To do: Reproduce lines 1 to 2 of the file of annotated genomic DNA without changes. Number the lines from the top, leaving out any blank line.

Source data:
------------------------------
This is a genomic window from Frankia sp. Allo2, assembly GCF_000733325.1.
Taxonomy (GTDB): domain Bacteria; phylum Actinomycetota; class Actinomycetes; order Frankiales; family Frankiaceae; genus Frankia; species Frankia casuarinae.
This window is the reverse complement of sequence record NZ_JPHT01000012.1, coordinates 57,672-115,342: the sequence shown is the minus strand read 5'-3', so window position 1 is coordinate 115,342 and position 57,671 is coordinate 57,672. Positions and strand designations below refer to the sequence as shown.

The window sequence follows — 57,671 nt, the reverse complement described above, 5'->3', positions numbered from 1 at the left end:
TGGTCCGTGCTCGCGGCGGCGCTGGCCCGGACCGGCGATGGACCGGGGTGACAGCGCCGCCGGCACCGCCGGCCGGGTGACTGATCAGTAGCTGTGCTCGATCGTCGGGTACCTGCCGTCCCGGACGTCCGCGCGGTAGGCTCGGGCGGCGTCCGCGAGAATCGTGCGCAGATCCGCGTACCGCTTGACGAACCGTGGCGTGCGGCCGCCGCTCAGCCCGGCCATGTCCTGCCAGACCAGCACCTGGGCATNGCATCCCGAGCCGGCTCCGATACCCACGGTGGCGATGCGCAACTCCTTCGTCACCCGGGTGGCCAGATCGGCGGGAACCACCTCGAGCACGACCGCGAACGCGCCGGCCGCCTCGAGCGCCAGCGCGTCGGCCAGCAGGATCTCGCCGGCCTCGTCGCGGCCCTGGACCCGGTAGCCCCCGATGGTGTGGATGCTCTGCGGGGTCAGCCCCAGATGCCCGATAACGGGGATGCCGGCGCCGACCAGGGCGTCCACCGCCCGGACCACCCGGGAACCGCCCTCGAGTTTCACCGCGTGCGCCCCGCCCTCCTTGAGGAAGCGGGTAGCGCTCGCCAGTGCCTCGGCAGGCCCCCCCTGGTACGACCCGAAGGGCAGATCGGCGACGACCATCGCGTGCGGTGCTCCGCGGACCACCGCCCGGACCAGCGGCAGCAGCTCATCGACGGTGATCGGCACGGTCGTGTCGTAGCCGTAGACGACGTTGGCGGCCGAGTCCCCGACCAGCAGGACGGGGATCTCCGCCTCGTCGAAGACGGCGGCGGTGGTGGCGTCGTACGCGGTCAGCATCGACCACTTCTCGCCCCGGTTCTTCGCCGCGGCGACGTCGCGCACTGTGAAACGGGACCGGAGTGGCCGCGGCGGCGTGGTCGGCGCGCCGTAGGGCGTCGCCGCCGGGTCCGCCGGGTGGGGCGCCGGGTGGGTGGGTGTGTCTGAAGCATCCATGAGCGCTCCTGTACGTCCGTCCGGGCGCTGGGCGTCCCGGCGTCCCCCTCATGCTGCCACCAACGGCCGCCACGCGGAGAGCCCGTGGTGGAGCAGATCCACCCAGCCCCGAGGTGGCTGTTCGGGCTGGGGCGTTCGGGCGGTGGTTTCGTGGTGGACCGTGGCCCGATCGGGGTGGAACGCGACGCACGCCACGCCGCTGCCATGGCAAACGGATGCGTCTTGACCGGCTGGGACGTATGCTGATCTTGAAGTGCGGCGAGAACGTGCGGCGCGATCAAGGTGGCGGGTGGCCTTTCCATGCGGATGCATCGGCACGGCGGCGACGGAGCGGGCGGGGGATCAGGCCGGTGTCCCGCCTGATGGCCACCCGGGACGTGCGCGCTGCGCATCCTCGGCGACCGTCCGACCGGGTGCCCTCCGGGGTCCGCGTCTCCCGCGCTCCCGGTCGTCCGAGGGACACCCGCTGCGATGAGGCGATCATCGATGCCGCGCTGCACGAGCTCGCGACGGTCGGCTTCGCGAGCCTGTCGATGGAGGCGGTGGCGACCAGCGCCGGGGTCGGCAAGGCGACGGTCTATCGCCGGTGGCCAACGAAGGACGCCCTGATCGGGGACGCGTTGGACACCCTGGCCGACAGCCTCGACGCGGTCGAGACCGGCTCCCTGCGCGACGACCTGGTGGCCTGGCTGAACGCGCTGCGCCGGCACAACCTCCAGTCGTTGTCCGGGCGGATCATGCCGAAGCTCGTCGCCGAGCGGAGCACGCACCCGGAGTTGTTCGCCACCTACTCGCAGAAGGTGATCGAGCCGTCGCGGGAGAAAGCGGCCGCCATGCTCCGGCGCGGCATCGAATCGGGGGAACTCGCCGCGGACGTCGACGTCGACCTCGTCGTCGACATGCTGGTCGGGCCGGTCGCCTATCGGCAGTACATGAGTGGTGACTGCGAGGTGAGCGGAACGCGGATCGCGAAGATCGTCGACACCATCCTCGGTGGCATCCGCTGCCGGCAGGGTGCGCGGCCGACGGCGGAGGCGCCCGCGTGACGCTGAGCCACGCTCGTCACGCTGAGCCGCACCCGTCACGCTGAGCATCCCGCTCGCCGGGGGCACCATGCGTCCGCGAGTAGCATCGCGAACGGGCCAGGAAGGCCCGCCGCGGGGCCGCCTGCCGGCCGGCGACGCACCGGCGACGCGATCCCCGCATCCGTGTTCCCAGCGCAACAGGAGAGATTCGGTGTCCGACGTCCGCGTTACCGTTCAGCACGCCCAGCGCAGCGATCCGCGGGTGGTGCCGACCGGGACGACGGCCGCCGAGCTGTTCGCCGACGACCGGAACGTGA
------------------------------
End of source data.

This is a genomic window from Frankia sp. Allo2, assembly GCF_000733325.1.
Taxonomy (GTDB): domain Bacteria; phylum Actinomycetota; class Actinomycetes; order Frankiales; family Frankiaceae; genus Frankia; species Frankia casuarinae.